If it is a Polar unit replacing the seal/neck is not easy. Based on  my experience the neck is secured by a large nut that  will both be corroded and impossible to grip through the end cap hole. I had to remove the manifold, cut the neck off flush with the surface of the manifold, coĺlapse the remaining part, have the hole reduced in size with weld then drill, tap and fit a flush fitting neck. ( if you consider fitting a Bowman neck you will find the existing hole too large ) . Somewhere I've got a note of where igot the replacement neck from but it would be a few days before i could dig the info out.

 

Frank

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On 9/25/2017 at 17:28, cuthound said:

I've had shares in Ownerships boats built in 1992 and 2002. Neither of these used raw water cooling.

As virtually all Ownerships boats were "of a type", those of that type were similar.

In 1997 the boats were either the last of the Pat Buckle type or the first of the Graham Reeves (fitted out by John Milburn) type. To the best of my knowledge no Ownerships boat ever used raw water cooling.

However it is unlikely that the engine in Sunseeker is the original, most  BMC 1.8's lasted 8-12 years in shared ownership usage. That header tank is not typical of a BMC 1.8 installation if it is in a Graham Reeves shell fitted out by John Milburn. On the semi-trads they had a long pipe rising from the skin tank which the water expanded up, with a vented screw on BSP type cap. It emerged through a hole in the hexagrip cover ofthe gas locker on the port side of the boat (behind the morse control).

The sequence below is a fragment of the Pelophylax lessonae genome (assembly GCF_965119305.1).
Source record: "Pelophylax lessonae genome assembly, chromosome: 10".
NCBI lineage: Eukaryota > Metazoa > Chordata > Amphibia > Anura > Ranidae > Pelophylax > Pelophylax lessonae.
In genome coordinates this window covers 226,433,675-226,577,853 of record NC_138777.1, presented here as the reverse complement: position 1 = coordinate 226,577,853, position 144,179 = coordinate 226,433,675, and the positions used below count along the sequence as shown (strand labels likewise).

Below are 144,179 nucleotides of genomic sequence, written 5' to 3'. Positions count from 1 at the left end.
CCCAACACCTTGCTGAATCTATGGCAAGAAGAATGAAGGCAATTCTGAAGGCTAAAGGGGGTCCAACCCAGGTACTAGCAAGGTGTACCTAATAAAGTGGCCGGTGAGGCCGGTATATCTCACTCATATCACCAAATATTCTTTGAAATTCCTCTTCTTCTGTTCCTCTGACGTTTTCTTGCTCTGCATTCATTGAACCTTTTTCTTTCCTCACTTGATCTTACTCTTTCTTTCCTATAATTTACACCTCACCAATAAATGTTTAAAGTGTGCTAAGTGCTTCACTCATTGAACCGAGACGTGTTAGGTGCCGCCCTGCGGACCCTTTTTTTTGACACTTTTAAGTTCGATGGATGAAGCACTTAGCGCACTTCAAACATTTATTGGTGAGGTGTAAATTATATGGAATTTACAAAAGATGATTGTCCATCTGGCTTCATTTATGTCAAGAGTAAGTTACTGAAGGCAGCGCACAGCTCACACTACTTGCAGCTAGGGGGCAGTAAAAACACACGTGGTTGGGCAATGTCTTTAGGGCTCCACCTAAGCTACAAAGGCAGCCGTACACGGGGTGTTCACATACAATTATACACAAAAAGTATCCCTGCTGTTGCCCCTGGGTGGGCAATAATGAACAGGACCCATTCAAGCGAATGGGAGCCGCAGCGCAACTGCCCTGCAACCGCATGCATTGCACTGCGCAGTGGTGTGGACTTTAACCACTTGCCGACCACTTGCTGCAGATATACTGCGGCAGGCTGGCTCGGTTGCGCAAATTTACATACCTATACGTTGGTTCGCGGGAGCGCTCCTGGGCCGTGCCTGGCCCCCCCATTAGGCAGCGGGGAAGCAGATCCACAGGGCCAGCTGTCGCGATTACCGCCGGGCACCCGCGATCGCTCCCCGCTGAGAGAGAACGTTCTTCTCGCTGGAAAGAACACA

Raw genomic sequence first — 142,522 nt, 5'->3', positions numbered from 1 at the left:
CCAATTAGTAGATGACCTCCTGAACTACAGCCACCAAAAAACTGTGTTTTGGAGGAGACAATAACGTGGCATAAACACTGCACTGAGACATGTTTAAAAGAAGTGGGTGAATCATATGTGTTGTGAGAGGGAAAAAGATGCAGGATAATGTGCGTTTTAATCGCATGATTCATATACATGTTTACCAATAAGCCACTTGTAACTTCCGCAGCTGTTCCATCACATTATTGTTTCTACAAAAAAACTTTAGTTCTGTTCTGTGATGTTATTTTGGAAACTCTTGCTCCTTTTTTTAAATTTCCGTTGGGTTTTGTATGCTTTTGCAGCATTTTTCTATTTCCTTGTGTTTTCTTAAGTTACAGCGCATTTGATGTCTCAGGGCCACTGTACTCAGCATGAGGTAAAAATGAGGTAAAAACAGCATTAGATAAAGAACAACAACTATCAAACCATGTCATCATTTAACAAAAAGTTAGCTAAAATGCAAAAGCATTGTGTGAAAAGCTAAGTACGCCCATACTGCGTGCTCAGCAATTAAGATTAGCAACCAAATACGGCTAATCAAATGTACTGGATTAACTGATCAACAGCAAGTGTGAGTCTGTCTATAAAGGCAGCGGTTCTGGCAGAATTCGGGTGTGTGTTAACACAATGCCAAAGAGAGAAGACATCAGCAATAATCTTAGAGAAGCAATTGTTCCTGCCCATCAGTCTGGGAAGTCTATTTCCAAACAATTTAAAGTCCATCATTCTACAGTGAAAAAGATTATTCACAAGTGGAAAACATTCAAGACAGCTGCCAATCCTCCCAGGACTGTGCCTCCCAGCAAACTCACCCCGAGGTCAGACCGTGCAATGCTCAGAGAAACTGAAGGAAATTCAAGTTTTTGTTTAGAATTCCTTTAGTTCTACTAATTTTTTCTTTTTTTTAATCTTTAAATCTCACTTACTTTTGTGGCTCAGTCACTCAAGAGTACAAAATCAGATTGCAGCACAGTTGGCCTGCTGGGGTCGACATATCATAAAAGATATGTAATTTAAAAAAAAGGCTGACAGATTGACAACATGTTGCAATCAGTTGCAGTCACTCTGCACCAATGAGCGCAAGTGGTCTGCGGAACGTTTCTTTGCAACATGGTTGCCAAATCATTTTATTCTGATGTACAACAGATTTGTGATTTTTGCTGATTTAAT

Regarding raw water cooling, many of the earlier Pat Buckle/BMC 1.8 boats had wet exhaust systems complete with mud box, strainer/filter separate pump and drive belt. However, engine cooling was always via skin tank.

Although very quiet, these wet systems proved unreliable in operation with most being replaced with 'hospital' silencers. I guess retention of redundant mud boxes in some cases has led to the myth these boats were originally raw water cooled.

Early boats tended not to have header tanks and were prone to overheating due to airlocks.  Many had them retrofitted.  Later ones had the long pipe header tank arrangement you describe.